Tesla is presently at a price where any further increases yield additional margin calls for the shorts and higher numbers of shorts buying to close their positions, which reinforces more stock price increases and additional covering. Any sizeable positive catalyst to send the stock price higher only speeds up the processes of shorts buying to cover and that buying adding additional appreciation to the stock price. Inclusion in the S&P 500 index would definitely be such a catalyst.
Consider, too, the effect of huge numbers of outstanding options. While Tesla has about 172 million shares of stock issued, only about 127 million shares are actively traded (the float). Now, compare these 127 million shares with existing put and call options, which presently number more than 2 million contracts. Since each contract is for the equivalent of 100 shares, that’s the equivalent of more than 200 million shares of TSLA trading in options, a much higher number than the actual shares of Tesla being actively traded and a much higher percentage of options to shares than most other stocks. Tesla’s volatility is of course the reason why so many options are traded in its stock. These two types of securities, stocks and options, influence each other. The stock price movements determine which options win and which lose, naturally, but the system works the other way around, too. When Tesla’s stock moves higher, the brokerage houses that sold Tesla options hedge their bets by buying shares of TSLA in a process known as delta hedging. Thus, any rise in the stock price typically begets more rise as the delta hedging keeps the option sellers from exposing themselves to unnecessary risk.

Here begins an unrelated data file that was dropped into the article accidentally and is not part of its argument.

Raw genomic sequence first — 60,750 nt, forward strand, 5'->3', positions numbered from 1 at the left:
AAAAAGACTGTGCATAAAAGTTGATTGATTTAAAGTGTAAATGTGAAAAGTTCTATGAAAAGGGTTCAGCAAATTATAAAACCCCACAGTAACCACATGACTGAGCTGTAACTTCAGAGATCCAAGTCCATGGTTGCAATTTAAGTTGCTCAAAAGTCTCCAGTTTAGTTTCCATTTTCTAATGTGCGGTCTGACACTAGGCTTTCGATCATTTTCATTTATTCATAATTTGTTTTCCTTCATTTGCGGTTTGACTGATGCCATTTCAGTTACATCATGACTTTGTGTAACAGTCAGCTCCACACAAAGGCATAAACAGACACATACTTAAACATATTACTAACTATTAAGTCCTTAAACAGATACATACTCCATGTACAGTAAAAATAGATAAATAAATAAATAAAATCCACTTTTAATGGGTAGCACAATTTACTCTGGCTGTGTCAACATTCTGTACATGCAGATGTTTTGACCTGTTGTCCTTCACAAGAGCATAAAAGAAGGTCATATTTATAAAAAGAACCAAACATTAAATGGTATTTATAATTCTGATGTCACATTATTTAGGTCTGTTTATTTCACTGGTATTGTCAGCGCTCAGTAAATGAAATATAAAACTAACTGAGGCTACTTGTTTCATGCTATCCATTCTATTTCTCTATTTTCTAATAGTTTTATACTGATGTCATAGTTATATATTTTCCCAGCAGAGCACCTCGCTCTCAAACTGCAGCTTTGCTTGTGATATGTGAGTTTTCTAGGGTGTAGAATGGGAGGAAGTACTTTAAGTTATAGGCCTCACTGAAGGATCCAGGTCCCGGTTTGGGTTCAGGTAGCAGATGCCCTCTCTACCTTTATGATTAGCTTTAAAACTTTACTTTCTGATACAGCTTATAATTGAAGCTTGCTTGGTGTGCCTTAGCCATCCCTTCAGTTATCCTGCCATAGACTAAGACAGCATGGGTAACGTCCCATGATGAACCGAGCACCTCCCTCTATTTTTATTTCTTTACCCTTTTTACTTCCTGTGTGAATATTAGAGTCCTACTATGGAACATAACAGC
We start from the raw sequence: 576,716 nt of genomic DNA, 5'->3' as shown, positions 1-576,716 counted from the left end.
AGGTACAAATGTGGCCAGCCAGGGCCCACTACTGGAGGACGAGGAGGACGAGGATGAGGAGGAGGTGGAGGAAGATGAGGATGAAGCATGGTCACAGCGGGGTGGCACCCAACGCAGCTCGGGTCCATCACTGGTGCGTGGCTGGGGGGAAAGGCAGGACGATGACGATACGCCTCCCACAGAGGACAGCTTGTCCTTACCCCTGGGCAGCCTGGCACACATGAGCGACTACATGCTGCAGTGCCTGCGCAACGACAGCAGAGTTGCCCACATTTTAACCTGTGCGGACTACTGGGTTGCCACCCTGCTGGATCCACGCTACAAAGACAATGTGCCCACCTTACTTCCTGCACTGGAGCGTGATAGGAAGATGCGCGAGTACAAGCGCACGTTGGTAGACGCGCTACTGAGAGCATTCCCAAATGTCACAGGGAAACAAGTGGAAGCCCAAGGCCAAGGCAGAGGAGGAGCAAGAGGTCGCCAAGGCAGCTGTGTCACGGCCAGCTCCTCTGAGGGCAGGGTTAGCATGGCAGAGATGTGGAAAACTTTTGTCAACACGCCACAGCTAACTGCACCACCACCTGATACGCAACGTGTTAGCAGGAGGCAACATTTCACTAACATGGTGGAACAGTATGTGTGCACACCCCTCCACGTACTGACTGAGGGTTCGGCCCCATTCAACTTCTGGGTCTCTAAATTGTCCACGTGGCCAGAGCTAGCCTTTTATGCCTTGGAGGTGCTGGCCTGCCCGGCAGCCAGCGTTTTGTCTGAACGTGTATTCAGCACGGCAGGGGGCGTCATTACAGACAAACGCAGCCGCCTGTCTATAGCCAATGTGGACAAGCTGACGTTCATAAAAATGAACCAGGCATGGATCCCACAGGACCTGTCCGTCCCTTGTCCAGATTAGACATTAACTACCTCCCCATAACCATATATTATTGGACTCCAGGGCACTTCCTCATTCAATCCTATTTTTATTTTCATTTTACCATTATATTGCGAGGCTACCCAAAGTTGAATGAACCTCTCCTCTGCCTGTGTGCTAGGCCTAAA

Combine these three factors and you have an extremely volatile mixture. The lack of a clearly defined TSLA valuation sets the stage for great volatility.
When the stock price goes up, its upward movement is accentuated not only by short sellers buying shares to cover their positions, but also by the delta-hedge buying by the sellers of options. Each factor reinforces rather than opposes the movement of the other and you have what can be called a dynamically unstable situation.
Of course, all these factors work together in precisely the opposite direction when the stock price is heading downward, which is why a catalyst such as FUD can be so powerful for depressing the stock price. If you take a look at Tesla stock’s trading in 2018, you will see the stock routinely bouncing like a ping pong ball from one natural top (the upper Bollinger band) down to one natural bottom (the lower Bollinger band) and then repeating itself with these massive price swings.